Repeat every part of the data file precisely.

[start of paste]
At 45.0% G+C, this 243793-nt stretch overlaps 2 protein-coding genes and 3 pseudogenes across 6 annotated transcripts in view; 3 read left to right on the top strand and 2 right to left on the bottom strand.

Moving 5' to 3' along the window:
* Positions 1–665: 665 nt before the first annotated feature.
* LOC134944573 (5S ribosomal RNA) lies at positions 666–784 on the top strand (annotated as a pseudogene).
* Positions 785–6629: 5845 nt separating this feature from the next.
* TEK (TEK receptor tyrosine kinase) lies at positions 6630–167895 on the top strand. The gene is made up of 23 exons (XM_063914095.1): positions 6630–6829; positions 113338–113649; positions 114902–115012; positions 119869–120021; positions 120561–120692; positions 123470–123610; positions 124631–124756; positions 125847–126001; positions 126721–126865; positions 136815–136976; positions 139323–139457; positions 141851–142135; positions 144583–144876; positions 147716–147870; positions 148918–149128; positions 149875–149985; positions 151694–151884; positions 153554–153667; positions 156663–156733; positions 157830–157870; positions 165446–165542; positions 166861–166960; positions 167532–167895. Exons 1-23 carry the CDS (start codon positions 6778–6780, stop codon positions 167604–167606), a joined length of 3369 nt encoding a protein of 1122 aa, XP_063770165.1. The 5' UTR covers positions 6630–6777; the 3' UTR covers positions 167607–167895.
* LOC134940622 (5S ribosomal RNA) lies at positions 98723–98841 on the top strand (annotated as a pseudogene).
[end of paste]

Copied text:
At 45.0% G+C, this 243793-nt stretch overlaps 2 protein-coding genes and 3 pseudogenes across 6 annotated transcripts in view; 3 read left to right on the top strand and 2 right to left on the bottom strand.

Moving 5' to 3' along the window:
* Positions 1–665: 665 nt before the first annotated feature.
* LOC134944573 (5S ribosomal RNA) lies at positions 666–784 on the top strand (annotated as a pseudogene).
* Positions 785–6629: 5845 nt separating this feature from the next.
* TEK (TEK receptor tyrosine kinase) lies at positions 6630–167895 on the top strand. The gene is made up of 23 exons (XM_063914095.1): positions 6630–6829; positions 113338–113649; positions 114902–115012; positions 119869–120021; positions 120561–120692; positions 123470–123610; positions 124631–124756; positions 125847–126001; positions 126721–126865; positions 136815–136976; positions 139323–139457; positions 141851–142135; positions 144583–144876; positions 147716–147870; positions 148918–149128; positions 149875–149985; positions 151694–151884; positions 153554–153667; positions 156663–156733; positions 157830–157870; positions 165446–165542; positions 166861–166960; positions 167532–167895. Exons 1-23 carry the CDS (start codon positions 6778–6780, stop codon positions 167604–167606), a joined length of 3369 nt encoding a protein of 1122 aa, XP_063770165.1. The 5' UTR covers positions 6630–6777; the 3' UTR covers positions 167607–167895.
* LOC134940622 (5S ribosomal RNA) lies at positions 98723–98841 on the top strand (annotated as a pseudogene).